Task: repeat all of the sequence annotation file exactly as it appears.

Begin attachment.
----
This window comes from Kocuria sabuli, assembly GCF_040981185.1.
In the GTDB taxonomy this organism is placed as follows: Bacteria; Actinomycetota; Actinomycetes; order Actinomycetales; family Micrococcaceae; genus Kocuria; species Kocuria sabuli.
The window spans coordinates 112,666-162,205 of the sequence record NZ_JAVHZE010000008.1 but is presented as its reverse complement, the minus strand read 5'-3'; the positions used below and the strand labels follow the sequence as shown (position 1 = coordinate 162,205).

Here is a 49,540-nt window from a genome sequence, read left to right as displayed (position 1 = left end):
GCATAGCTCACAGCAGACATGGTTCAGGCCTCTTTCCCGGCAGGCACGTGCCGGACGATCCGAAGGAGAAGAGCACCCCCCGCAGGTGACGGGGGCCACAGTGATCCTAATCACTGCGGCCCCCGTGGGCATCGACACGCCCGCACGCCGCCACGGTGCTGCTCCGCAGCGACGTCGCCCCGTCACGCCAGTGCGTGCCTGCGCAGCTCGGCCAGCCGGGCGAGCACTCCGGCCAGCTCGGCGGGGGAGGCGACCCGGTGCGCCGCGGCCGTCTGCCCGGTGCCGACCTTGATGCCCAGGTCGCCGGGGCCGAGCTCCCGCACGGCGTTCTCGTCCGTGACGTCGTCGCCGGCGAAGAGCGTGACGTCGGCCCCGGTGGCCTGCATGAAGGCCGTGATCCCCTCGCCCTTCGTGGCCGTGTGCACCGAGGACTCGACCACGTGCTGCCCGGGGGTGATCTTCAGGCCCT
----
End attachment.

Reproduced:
This window comes from Kocuria sabuli, assembly GCF_040981185.1.
In the GTDB taxonomy this organism is placed as follows: Bacteria; Actinomycetota; Actinomycetes; order Actinomycetales; family Micrococcaceae; genus Kocuria; species Kocuria sabuli.
The window spans coordinates 112,666-162,205 of the sequence record NZ_JAVHZE010000008.1 but is presented as its reverse complement, the minus strand read 5'-3'; the positions used below and the strand labels follow the sequence as shown (position 1 = coordinate 162,205).

Here is a 49,540-nt window from a genome sequence, read left to right as displayed (position 1 = left end):
GCATAGCTCACAGCAGACATGGTTCAGGCCTCTTTCCCGGCAGGCACGTGCCGGACGATCCGAAGGAGAAGAGCACCCCCCGCAGGTGACGGGGGCCACAGTGATCCTAATCACTGCGGCCCCCGTGGGCATCGACACGCCCGCACGCCGCCACGGTGCTGCTCCGCAGCGACGTCGCCCCGTCACGCCAGTGCGTGCCTGCGCAGCTCGGCCAGCCGGGCGAGCACTCCGGCCAGCTCGGCGGGGGAGGCGACCCGGTGCGCCGCGGCCGTCTGCCCGGTGCCGACCTTGATGCCCAGGTCGCCGGGGCCGAGCTCCCGCACGGCGTTCTCGTCCGTGACGTCGTCGCCGGCGAAGAGCGTGACGTCGGCCCCGGTGGCCTGCATGAAGGCCGTGATCCCCTCGCCCTTCGTGGCCGTGTGCACCGAGGACTCGACCACGTGCTGCCCGGGGGTGATCTTCAGGCCCT